What Christmas gift should you get the runner in your life? Yes, they asked for new running shoes or a fancy GPS watch, but that’s just boring.
After recently talking to the wonderful people at ReRun it would be poor form of us to recommend bowing down to commercialism and spending hundreds of pounds on some pieces of plastic that may or may not make you run faster.
If there are holes in their shoes and their last surviving race t-shirt has rabies then maybe they need kit, but always ask the question.
So if we’re not buying “things” what can we buy for our loved ones?
Buy a tree, not a tee
Adopting a sloth is so 2019, so why not give all your friends and family a tree for Christmas? A real life tree is cumbersome and difficult to wrap, so Trees not Tees have got your back. You don’t even need to keep it in your flat.
“Choosing to plant a tree means you give a long-lasting, memorable present and make a positive impact towards reversing climate change,” say the environment initiative. “All the trees we plant are native broadleaf species as part of our sustainable reforestation across the UK – always planting the right tree, in the right place.”
This gift is especially great if you’re reading this on 24th December and can’t find anything good in your local petrol station.
It’s all in the mind
Think outside that box. Do you know someone who is always at the front in training, but never gets the PB they want? Could there be a stumbling block that isn’t physical? There are several books, such as Dr. Steve Peters’ ‘Chimp Paradox’ that broach the subject but the experts might be an excellent option.
It might not feel like much and be seen as a strange Christmas present, but in the years to come it could be the one they look back on as key to their running successes. Someone like Dr. Josephine Perry has a good grasp of the running mind and the challenges it might face.
The race entry
It may be coming harder and harder to get in those dream races, but there are plenty around they offer affordable, exciting adventures on road or trails. You could be a little selfish and pick one somewhere you want to visit too, get matching race entries or just pick one on the weekend you want the house to yourself.
Maybe don’t enter a 100 miler for them if they’ve only just run their first parkrun, but races in strange places are a gift that will get them excited and have something to look forward to until game day.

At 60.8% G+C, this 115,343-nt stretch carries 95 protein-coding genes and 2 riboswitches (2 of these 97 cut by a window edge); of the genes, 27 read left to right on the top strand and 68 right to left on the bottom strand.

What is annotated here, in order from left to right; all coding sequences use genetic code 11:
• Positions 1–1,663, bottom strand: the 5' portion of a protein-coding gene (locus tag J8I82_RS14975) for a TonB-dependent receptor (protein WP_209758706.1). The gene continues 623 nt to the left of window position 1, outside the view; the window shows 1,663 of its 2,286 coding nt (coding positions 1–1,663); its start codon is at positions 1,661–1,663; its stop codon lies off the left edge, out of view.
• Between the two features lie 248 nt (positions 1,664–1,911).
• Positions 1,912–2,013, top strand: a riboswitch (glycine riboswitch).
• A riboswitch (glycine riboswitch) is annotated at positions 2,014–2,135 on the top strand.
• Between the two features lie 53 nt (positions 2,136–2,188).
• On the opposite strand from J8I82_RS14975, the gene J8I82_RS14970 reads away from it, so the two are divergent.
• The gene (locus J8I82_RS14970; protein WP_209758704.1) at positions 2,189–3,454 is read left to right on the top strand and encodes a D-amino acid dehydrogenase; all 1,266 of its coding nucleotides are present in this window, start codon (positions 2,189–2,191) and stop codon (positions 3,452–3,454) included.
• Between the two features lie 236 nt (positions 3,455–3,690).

Next year might not be one for making plans in advance, but it might be just the light at the end of the COVID tunnel needed.
For the more adventurous you don’t need to just book a race, you could plan an adventure. This has changed with COVID as well, but only that you might have to explore more of the British Isles.
Finding somewhere new to run within the UK and Ireland is easy as we have such beautiful hills all around us. Even using the extensive Youth Hostel Association across the UK means an affordable trip away somewhere beautiful is never too far away.
It could just be a bit of parkrun tourism, trying a new event somewhere.
Of course though we want runners to think sustainably whether its with races and there is a world to explore at your front door with less environmental impact so don’t always think you need to jump on a plane.
There’s some good books out there but if you want to save some paper there are e-book and audio book options.
That said, there’s only one book I’m going to be recommending at this time: 1001 Running Tips: the essential runners guide by yours truly. Now this may seem like a shameless plug of my own book, but even if you only enjoy 10% of the tips in the book that’s still 100.1 tips.
Here’s a taster: Tip 799. Of all the kit to compromise on to save weight, head torches are the worst option. It’s a false economy, especially if running on trails.
You could also visit a publishers returns website, like Vertebrate’s Seconds and Sales, where books returned from shops with minor scuffs are available for great prices too.
Preloved run clothing
They were the inspiration for this article and if new kit is really needed then why not look at some preloved gear on the ReRun website. Dan Lawson and Charlotte Jalley are prolonging the life of running kit, helping it keep out of landfill, even if just for a wee while longer.
Even better are their up-cycled vests and t-shirts. The bold juxtaposition of colours stand out in any crowd and you’re doing a good thing too. Check out the website and find the perfect present today.
The gift of knowledge
The next step on your runner’s journey might be one of knowledge. Something like the Uni of Kent’s physiology in endurance course on line at Future Learn could be an insightful gift that helps them improve their own performance and racing.
Knowing a little bit more about your body, psychology and training could lead to much bigger, longer lasting improvements then a fancy new watch and they might even be able to help other runners down the club too.
Another great option are the Nav4 adventure courses with Joe Faulkner and Stuart Smith. If you want your loved one to be safer in the mountains then there’s no one I’d recommend more than Joe and Stu. Years of ultra running and mountain experience and a lovely chap to boot. From one to one coaching, night navigation courses and a range of events too you should check them out.
Map it out
Owen Delaney is a modern day cartographer and his work really is art. Commissions by the London based artist make a beautiful gift and can be based on a race route, a favourite map or a dream journey for the future.
Check him out on Instagram or one of the Centurion Running t-shirts being proudly worn by the 50 and 100 mile finishers. There’s even a host of prints you can order on the website if the person you want to buy a gift for has already done one of them.